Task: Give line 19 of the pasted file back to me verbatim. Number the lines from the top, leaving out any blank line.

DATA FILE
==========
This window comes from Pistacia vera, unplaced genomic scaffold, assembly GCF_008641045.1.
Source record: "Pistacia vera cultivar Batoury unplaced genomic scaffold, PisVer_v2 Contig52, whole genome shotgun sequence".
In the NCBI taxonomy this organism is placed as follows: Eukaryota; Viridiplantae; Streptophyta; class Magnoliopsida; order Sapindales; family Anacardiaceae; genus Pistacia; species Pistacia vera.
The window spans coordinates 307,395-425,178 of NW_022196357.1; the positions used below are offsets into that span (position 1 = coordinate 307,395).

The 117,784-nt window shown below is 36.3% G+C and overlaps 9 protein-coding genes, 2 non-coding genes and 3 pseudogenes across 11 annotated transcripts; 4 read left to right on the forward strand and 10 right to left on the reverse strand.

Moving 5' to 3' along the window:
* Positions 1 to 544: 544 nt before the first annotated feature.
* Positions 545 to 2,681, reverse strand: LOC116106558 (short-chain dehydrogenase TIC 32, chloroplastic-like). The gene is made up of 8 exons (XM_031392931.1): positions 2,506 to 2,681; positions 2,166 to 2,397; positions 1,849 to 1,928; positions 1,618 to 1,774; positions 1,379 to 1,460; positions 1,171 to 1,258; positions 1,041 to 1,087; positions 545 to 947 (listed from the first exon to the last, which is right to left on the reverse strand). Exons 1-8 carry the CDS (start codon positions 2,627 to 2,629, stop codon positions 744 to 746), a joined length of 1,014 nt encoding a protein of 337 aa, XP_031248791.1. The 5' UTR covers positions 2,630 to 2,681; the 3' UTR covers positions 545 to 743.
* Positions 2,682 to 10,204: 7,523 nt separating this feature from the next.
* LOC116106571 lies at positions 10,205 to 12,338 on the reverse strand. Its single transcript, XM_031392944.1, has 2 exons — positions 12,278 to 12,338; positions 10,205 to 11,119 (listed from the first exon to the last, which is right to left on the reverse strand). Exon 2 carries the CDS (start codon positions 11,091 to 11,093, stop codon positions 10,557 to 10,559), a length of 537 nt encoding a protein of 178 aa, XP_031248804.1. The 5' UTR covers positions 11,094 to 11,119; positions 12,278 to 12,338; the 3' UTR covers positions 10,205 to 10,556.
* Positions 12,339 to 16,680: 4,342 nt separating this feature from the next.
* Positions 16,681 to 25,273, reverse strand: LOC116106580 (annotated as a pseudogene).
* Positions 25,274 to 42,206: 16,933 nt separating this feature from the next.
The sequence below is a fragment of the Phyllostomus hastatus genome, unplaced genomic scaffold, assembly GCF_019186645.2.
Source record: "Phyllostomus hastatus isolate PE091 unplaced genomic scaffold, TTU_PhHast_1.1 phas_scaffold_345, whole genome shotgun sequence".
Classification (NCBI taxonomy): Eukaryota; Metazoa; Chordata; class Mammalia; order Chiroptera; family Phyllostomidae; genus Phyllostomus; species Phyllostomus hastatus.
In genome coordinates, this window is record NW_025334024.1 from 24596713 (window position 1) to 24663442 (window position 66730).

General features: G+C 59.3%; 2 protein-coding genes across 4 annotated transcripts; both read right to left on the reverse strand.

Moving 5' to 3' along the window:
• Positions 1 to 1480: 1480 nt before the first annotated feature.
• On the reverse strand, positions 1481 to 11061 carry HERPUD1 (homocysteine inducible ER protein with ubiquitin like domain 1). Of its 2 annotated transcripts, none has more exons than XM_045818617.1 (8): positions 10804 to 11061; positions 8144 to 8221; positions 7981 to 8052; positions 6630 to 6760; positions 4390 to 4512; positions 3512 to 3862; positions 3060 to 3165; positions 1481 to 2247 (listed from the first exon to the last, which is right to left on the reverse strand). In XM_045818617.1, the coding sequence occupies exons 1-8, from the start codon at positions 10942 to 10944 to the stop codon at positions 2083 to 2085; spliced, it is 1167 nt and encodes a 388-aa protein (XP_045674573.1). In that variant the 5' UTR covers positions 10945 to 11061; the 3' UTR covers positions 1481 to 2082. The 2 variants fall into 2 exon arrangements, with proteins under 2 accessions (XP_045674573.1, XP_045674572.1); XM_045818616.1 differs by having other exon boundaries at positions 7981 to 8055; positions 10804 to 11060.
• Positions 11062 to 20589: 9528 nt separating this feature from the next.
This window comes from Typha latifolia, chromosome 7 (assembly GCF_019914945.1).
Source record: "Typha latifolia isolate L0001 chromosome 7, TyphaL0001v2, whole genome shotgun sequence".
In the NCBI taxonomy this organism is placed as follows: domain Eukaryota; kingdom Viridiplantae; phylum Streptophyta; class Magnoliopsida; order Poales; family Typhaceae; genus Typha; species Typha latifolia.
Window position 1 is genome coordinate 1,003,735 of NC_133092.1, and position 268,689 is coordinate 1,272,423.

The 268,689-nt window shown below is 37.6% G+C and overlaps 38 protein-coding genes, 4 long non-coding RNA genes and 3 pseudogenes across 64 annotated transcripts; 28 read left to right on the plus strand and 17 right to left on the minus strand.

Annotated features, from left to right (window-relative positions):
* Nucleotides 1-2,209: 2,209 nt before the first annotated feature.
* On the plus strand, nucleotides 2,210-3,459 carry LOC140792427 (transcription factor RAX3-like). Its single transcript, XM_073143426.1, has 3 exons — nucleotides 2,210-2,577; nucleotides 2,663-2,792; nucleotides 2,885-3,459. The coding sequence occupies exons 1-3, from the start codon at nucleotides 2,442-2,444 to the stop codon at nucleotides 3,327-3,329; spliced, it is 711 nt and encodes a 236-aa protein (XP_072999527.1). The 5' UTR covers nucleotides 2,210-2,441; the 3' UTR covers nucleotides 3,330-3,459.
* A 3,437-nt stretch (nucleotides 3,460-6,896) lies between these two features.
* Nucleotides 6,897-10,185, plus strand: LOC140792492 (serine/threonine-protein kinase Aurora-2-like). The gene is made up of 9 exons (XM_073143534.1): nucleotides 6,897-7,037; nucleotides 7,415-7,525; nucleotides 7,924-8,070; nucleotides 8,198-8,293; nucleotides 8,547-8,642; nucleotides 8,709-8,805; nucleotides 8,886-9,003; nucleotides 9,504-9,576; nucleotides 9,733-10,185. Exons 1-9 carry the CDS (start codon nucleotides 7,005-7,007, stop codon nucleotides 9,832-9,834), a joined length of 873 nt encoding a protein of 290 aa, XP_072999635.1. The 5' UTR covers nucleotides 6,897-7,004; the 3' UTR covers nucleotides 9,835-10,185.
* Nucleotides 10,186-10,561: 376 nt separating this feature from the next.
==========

Moving 5' to 3' along the window: